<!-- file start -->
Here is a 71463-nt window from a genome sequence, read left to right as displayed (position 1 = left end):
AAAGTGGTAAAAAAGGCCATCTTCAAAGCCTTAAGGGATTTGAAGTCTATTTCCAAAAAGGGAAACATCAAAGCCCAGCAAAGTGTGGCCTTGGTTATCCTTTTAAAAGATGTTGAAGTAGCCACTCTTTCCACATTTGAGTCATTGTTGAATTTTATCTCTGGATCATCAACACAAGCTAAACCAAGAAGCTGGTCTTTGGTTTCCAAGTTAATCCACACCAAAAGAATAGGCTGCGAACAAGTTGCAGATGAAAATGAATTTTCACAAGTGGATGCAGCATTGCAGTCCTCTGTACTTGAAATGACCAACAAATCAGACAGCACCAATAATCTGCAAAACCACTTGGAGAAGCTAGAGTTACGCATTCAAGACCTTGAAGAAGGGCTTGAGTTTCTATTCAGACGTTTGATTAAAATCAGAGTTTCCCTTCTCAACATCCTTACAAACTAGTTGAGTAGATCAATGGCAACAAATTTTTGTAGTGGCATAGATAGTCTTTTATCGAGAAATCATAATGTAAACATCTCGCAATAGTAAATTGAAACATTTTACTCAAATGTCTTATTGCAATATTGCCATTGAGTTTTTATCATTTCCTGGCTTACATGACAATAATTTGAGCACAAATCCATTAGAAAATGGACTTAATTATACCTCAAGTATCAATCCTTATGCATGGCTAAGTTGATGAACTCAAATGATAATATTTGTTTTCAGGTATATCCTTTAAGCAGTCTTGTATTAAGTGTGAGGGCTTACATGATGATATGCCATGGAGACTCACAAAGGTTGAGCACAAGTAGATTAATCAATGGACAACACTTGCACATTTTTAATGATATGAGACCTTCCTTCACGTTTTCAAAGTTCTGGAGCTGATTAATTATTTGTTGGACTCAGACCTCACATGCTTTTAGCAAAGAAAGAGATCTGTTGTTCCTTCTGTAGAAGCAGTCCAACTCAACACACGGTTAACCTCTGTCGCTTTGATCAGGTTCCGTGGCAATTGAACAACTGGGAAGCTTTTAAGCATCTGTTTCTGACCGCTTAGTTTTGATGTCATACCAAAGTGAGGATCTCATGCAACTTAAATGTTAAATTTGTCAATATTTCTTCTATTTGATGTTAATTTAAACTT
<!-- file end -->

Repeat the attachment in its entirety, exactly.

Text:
Here is a 71463-nt window from a genome sequence, read left to right as displayed (position 1 = left end):
AAAGTGGTAAAAAAGGCCATCTTCAAAGCCTTAAGGGATTTGAAGTCTATTTCCAAAAAGGGAAACATCAAAGCCCAGCAAAGTGTGGCCTTGGTTATCCTTTTAAAAGATGTTGAAGTAGCCACTCTTTCCACATTTGAGTCATTGTTGAATTTTATCTCTGGATCATCAACACAAGCTAAACCAAGAAGCTGGTCTTTGGTTTCCAAGTTAATCCACACCAAAAGAATAGGCTGCGAACAAGTTGCAGATGAAAATGAATTTTCACAAGTGGATGCAGCATTGCAGTCCTCTGTACTTGAAATGACCAACAAATCAGACAGCACCAATAATCTGCAAAACCACTTGGAGAAGCTAGAGTTACGCATTCAAGACCTTGAAGAAGGGCTTGAGTTTCTATTCAGACGTTTGATTAAAATCAGAGTTTCCCTTCTCAACATCCTTACAAACTAGTTGAGTAGATCAATGGCAACAAATTTTTGTAGTGGCATAGATAGTCTTTTATCGAGAAATCATAATGTAAACATCTCGCAATAGTAAATTGAAACATTTTACTCAAATGTCTTATTGCAATATTGCCATTGAGTTTTTATCATTTCCTGGCTTACATGACAATAATTTGAGCACAAATCCATTAGAAAATGGACTTAATTATACCTCAAGTATCAATCCTTATGCATGGCTAAGTTGATGAACTCAAATGATAATATTTGTTTTCAGGTATATCCTTTAAGCAGTCTTGTATTAAGTGTGAGGGCTTACATGATGATATGCCATGGAGACTCACAAAGGTTGAGCACAAGTAGATTAATCAATGGACAACACTTGCACATTTTTAATGATATGAGACCTTCCTTCACGTTTTCAAAGTTCTGGAGCTGATTAATTATTTGTTGGACTCAGACCTCACATGCTTTTAGCAAAGAAAGAGATCTGTTGTTCCTTCTGTAGAAGCAGTCCAACTCAACACACGGTTAACCTCTGTCGCTTTGATCAGGTTCCGTGGCAATTGAACAACTGGGAAGCTTTTAAGCATCTGTTTCTGACCGCTTAGTTTTGATGTCATACCAAAGTGAGGATCTCATGCAACTTAAATGTTAAATTTGTCAATATTTCTTCTATTTGATGTTAATTTAAACTT